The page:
Electrical Equipment in the Office: Do’s and Don’ts | 2021-02-21

The typical desktop includes a collection of wires, sockets, cables, and other electrical equipment. Although ubiquitous and used daily, electrical equipment requires constant awareness of the dangers associated with it, as well as training in proper use, storage and maintenance, the Indiana Department of Labor reminds to employers and workers in its INdiana Labor Insider newsletter.

“Misuse of electrical equipment can create overheated equipment, which can lead to fires, shocks, and electrocution,” warns IDOL, which provides some do’s and don’ts regarding certain electrical equipment.

NOT use an extension cord as a permanent power source and never connect multiple extension cords, also known as “daisy chaining”.
NOT run flexible extension cords under carpeting or through doors or walls. They do not replace permanent wiring and should not be attached to walls/floors with staples or clips.
TO DO make sure flexible extension cords have the current capacity for the load current – ​​“12 gauge metal cords are recommended”.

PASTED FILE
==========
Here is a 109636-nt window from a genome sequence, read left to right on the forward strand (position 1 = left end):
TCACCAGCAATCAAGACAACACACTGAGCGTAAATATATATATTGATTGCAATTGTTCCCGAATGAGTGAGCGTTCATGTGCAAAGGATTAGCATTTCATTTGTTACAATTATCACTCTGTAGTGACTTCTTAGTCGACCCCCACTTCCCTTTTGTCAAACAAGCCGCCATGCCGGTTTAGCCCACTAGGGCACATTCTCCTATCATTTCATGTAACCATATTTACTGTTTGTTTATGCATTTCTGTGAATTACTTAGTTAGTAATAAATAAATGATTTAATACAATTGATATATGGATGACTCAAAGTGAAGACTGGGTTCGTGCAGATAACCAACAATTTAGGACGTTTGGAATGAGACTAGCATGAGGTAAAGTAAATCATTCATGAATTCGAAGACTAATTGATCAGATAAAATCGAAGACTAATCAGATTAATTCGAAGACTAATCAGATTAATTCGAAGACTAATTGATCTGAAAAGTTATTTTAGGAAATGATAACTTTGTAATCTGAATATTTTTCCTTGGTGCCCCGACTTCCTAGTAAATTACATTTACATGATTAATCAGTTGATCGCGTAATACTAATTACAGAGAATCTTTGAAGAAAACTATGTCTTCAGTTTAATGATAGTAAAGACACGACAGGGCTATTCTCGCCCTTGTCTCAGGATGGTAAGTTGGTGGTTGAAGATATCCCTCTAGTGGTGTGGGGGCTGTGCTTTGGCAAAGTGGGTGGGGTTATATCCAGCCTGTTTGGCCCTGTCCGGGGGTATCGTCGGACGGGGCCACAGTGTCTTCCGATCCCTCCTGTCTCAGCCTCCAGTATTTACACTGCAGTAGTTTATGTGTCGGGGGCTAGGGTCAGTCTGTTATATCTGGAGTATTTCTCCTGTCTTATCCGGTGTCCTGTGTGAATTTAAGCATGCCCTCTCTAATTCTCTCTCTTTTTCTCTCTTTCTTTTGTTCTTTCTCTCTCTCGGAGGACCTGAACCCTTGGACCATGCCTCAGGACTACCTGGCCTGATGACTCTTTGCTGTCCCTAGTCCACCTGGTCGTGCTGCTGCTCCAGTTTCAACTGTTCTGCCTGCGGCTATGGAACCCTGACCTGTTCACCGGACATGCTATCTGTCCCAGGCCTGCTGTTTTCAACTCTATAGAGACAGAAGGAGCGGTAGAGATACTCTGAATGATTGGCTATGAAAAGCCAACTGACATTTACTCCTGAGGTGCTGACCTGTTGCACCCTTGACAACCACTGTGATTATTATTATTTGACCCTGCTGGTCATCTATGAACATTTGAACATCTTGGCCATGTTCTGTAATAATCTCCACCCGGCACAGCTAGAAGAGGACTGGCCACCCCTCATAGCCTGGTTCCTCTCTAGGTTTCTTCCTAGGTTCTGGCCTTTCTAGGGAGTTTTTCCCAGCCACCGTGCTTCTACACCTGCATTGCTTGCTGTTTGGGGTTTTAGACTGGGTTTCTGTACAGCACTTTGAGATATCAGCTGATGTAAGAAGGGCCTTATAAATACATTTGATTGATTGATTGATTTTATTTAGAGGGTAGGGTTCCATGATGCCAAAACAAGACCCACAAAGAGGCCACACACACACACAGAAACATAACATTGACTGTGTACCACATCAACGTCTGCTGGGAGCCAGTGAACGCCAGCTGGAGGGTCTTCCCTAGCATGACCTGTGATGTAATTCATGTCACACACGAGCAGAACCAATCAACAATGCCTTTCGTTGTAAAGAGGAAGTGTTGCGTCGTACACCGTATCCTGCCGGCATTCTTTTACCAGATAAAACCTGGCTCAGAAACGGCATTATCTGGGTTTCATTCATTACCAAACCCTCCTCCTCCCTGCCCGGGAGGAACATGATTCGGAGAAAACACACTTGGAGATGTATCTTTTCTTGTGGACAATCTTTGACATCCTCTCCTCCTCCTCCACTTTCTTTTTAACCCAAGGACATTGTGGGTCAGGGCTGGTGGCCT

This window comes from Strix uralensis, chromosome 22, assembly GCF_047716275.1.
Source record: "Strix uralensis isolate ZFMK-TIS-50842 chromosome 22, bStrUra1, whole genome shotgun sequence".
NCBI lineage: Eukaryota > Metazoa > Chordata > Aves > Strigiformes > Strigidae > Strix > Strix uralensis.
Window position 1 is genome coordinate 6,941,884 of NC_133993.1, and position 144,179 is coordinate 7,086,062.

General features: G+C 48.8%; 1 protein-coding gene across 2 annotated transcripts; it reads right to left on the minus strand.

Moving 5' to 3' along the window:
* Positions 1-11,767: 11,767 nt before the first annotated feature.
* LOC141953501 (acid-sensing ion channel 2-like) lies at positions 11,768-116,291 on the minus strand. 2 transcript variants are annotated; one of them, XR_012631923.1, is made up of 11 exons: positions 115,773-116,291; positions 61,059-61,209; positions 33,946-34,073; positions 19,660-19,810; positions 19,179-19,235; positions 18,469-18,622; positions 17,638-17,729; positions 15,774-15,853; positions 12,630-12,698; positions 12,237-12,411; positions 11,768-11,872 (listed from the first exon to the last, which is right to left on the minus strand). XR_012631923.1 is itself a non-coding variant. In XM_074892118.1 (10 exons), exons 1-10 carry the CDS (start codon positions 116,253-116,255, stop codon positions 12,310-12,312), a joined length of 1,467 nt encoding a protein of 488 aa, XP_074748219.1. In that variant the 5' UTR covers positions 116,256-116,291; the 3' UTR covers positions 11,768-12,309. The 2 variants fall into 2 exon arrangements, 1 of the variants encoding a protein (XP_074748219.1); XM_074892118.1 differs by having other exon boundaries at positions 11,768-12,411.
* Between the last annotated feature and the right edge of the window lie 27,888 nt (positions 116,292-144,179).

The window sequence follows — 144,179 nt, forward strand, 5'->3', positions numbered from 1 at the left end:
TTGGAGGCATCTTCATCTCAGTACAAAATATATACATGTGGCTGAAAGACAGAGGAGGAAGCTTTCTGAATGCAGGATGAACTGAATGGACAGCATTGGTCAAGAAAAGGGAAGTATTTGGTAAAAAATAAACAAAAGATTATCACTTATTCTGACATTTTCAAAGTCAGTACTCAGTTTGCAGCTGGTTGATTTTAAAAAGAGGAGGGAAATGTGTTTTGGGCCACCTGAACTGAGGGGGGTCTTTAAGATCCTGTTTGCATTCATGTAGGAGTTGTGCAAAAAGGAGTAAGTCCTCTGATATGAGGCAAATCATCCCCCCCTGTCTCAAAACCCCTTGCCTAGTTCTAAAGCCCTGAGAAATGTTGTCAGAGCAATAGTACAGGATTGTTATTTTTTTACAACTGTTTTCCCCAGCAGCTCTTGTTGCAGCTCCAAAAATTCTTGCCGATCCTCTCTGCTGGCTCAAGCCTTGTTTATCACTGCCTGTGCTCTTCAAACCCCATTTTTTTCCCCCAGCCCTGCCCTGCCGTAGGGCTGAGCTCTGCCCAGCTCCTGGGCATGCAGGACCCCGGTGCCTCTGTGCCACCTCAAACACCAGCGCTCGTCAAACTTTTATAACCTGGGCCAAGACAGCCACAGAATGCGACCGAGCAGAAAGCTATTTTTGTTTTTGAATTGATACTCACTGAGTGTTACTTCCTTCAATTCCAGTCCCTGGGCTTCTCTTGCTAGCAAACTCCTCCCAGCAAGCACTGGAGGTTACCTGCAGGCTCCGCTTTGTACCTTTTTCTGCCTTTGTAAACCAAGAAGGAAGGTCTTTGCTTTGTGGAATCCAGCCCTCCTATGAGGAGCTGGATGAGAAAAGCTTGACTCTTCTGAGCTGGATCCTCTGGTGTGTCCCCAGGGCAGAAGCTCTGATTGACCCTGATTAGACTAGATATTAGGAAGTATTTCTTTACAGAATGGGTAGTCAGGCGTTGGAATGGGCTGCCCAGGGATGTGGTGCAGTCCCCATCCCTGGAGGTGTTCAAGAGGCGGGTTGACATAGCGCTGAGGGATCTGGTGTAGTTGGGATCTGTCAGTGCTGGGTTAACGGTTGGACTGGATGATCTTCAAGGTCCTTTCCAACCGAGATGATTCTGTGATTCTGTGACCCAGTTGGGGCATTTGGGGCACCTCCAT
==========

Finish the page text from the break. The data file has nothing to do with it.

TO DO Protect all cords with special covers when subjected to foot traffic. “Bright colors and high-visibility elements are helpful.”
TO DO make sure extension cords have appropriate insulation and/or guards to protect them from damage, which could result in an increased risk of fire and electric shock.

Power bars
NOT use power strips as a permanent power source and avoid daisy-chaining them.
NOT use a power strip without overcurrent protection. Those with surge protection for digital equipment can be used as a permanent power source – but not daisy-chained to an extension cord.
TO DO use wall outlets for equipment that is left on all the time, leaving the use of power strips only for short-term projects.

Flexible electrical cords
NOT route flexible electrical cords under rugs or other combustible covers. “This is a serious fire hazard due to the potential of overheated cords. In addition, these cords could be damaged by heavy or sharp objects being placed on them, moving on them, or falling on them.

use outlets equipped with GFCIs in toilets and roof outlets – these are required within 6 feet of a sink or wet process on a job site. “This protects the worker from the risk of shock and electrocution.”